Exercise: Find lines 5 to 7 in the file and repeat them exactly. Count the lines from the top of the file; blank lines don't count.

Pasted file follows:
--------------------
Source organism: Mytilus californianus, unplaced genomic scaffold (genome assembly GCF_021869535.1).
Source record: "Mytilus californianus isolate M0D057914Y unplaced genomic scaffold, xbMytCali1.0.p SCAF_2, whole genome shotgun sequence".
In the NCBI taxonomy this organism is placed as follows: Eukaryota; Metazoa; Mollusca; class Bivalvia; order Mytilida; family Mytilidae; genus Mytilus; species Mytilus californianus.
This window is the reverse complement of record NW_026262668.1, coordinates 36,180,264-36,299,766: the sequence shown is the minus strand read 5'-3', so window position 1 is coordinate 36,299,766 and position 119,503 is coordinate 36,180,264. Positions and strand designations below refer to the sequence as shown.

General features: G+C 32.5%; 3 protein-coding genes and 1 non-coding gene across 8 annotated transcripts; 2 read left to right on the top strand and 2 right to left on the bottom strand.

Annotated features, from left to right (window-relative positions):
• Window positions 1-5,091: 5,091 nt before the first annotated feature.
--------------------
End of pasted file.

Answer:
General features: G+C 32.5%; 3 protein-coding genes and 1 non-coding gene across 8 annotated transcripts; 2 read left to right on the top strand and 2 right to left on the bottom strand.

Annotated features, from left to right (window-relative positions):
• Window positions 1-5,091: 5,091 nt before the first annotated feature.